Appeals Court Bounces Opuni, Agongo

The Court of Appeal has dismissed repeat applications for stay of proceedings filed by a former Chief Executive Officer of Ghana Cocoa Board (COCOBOD), Stephen Opuni and private businessman, Seidu Agongo, who are on trial for allegedly causing financial loss to the state.

A three-member panel presided over by Justice Henry Anthony Kwofie, in its ruling, held that Dr. Opuni and Agongo failed to raise any exceptional circumstances to necessitate a stay of proceedings in their trial at the high court.

The two had filed separate applications before the appellate court seeking to halt their trial before an Accra High Court where they are standing trial for causing over GH¢217 million financial loss to the state.

They wanted the court of appeal to halt the trial at the high court pending the determination of an appeal against the decision of the trial court to dismiss their respective applications for submission of no case.

Initial Move

The two, together with Agricult Ghana Limited, owned by Agongo, were ordered by Justice Clemence Jackson Honyenuga, a Supreme Court judge, sitting as an additional high court judge, to open their defence respectively after he found that the prosecution had made a prima facie case against them, thereby dismissing their applications for a submission of no case.

But, lawyers for the accused persons have gone to the Court of Appeal to challenge the court’s order and consequently filed an application for stay of proceedings at the high court pending the determination of the appeal at the appellate court.

Samuel Codjoe, Counsel for Dr. Opuni, had argued that the court erred in its decision to reject some 18 exhibits tendered by the defence through the prosecution witnesses, basing its decision on the Ekow Russell versus the Republic case as decided by the Supreme Court.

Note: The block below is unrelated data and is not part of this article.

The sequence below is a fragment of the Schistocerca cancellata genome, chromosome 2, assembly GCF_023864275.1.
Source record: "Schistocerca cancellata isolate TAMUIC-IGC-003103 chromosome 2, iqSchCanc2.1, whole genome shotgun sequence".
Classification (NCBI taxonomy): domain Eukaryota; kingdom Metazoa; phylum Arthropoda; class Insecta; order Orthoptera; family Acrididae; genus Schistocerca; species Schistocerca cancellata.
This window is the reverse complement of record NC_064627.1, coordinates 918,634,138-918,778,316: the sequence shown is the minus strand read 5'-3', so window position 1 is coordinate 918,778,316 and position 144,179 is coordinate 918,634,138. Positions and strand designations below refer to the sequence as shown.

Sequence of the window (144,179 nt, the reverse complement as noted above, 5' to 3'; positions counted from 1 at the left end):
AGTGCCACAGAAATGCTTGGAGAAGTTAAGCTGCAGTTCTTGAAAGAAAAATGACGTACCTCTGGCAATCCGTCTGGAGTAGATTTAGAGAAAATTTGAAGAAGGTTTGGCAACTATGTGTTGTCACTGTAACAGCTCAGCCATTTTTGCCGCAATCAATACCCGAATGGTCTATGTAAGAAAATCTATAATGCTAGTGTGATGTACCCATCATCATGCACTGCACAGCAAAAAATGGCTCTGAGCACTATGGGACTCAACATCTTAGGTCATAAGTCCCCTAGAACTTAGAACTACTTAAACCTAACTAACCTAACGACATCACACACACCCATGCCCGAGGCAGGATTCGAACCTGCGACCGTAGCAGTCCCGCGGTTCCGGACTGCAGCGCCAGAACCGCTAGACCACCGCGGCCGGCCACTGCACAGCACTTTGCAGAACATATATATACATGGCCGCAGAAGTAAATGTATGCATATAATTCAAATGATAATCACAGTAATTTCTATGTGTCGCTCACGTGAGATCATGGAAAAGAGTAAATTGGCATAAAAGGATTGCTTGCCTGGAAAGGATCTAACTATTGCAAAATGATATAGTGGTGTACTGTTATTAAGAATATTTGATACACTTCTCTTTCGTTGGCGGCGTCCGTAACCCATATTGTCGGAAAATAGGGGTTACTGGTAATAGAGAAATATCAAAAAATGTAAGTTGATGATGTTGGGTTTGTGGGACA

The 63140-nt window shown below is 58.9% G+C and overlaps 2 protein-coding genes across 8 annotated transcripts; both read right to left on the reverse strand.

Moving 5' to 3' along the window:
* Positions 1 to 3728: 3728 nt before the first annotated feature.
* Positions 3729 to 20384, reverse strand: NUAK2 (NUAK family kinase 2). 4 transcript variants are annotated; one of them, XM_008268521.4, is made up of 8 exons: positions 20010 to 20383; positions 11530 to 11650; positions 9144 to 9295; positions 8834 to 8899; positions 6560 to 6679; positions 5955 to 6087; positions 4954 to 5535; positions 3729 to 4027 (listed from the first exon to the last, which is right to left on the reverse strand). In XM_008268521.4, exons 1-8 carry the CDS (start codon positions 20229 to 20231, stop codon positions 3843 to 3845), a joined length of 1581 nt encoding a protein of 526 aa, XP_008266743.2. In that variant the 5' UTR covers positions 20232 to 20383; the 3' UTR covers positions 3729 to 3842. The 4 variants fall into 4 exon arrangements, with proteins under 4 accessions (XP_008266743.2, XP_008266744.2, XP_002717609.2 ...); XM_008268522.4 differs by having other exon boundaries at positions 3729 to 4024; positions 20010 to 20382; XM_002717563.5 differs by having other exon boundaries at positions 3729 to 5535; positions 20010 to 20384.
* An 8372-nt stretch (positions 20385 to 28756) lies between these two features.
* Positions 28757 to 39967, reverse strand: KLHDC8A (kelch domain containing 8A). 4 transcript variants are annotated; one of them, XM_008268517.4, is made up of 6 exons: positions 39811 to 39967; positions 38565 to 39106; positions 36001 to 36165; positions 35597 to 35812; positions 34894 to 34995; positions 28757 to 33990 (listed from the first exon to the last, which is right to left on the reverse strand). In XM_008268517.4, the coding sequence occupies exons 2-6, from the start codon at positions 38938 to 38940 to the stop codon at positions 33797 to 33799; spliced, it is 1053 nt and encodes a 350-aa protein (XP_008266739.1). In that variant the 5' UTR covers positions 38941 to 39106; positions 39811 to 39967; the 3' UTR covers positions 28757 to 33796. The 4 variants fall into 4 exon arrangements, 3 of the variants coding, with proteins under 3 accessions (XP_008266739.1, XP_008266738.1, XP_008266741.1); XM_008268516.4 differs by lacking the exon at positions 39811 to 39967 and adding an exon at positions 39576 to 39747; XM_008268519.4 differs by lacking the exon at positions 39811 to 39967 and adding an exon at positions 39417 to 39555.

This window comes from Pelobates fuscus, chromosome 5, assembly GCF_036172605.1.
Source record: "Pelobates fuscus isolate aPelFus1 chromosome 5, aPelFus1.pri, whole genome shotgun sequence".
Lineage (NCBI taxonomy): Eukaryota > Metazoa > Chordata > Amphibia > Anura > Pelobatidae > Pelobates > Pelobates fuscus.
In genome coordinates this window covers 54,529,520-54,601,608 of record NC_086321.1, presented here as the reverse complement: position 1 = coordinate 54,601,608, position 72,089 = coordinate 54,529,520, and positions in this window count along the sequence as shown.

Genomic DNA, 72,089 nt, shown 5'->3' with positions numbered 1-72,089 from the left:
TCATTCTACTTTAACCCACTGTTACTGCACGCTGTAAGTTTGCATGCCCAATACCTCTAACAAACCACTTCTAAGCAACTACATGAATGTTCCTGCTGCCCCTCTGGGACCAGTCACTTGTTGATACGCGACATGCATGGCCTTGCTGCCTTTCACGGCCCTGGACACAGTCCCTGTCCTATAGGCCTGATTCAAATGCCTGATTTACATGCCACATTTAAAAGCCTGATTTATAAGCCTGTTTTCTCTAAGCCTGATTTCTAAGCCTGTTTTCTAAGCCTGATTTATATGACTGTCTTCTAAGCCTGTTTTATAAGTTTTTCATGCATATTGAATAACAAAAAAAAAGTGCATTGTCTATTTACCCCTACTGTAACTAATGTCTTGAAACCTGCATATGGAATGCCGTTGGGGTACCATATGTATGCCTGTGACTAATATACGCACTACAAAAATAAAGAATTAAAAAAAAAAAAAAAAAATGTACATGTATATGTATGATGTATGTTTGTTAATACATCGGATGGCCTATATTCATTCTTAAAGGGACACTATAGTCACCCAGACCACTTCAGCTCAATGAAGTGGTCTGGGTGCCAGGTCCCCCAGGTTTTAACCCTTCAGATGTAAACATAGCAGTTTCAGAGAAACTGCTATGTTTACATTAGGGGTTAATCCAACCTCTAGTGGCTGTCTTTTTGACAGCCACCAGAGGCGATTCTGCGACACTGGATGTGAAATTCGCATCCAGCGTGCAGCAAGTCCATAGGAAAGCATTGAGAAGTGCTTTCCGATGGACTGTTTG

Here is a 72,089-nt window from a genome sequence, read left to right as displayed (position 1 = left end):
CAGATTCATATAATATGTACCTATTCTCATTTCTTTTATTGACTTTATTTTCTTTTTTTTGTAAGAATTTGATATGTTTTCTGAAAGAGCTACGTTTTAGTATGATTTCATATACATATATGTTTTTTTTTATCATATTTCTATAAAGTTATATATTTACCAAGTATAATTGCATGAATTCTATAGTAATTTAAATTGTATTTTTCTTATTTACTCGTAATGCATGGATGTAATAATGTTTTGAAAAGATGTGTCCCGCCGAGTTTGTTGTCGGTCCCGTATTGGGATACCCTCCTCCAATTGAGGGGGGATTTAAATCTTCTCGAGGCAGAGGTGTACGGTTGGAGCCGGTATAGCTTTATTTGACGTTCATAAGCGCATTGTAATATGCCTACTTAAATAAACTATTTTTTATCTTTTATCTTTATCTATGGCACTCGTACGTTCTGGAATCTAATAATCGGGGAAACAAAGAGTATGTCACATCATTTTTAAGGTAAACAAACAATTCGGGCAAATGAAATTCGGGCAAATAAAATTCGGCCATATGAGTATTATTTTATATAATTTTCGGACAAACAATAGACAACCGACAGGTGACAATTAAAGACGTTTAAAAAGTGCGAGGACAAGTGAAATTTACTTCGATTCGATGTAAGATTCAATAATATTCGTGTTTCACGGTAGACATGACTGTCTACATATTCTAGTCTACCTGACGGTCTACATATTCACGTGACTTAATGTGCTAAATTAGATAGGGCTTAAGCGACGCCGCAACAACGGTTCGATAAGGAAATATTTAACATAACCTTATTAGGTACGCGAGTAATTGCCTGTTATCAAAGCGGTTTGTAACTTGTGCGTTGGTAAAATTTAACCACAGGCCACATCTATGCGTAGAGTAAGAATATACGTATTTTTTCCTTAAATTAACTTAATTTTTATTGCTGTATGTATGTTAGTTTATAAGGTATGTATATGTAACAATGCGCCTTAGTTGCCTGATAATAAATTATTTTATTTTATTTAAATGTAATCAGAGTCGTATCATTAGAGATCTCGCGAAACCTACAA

He had argued that “the court erred when on its own it rejected evidence which had been admitted without objection during trial by the same court and not by an appellate court as was in the Ekow Russell case.”

Nutifafa Nutsukpui, counsel for Seidu Agongo and Agricult Ghana Limited, also had argued that all the exhibits that were rejected and marked as ‘rejects’, had all been tendered without objection and according to the Supreme Court in the Edward Nasser case that signified consent of the other party that the hearsay evidence be so admitted.

He told the court that the effect of rejecting those exhibits was that they have been put beyond the use of the applicants as they have been marked as ‘rejects’ while at the same time they are being called upon to open their defence in respect of matters that have been spoken to by those exhibits in their favour.

He added that “the sensitivity or otherwise of a matter is not a legally recognised ground for ordering an accused person to open their defence in a criminal matter and yet that was one of the reasons the court gave for its order, so we believe the Court of Appeal should be afforded the opportunity to examine these matters.”

Opposition

The application was opposed by prosecution led by Mrs. Evelyn Keelson, a Chief State Attorney, who argued that the applicants “woefully failed to establish the exceptional circumstances for the grant of stay of proceedings and are just relying on some out of court statement instead of opening their cases to tell their own stories.”

She continued that the applicants have not established any basis at all for the court to stay proceedings because there are no exceptional circumstances.

“My Lord, the applicants have not raised any issue about your ruling which said that the prosecution had made a prima facie case against them requiring them to open their defence in respect of the various offences. The only issue they have all raised is the rejection of exhibits and it is our submission that this honourable court had the power to disregard evidence which had been wrongly admitted and there are several authorities on this matter. The exhibits are clearly hearsay statements and Sections 117 and 118 of the Evidence Act are clear on this,” Mrs. Keelson argued.

The court in its ruling dismissed the application and further ordered the accused persons to open their defence.

Court of Appeal

They then filed a repeat application for stay of proceedings at the Court of Appeal pending the determination of the substantive appeal.

But the Court of Appeal dismissed both applications on ground that the accused persons failed to rise any exceptional circumstances.

The court also told the accused person to pursue the appeal as no injustice will be occasioned if the trial continued.

This means Dr. Opuni as the first accused person, will open his defence on June 18, 2021 as earlier ordered by the trial court.

BY Gibril Abdul Razak 

Florence Akosua Gyeduaa
Florence Akosua Gyeduaa
Share:

Leave a Reply

Your email address will not be published. Required fields are marked *

LIFESTYLE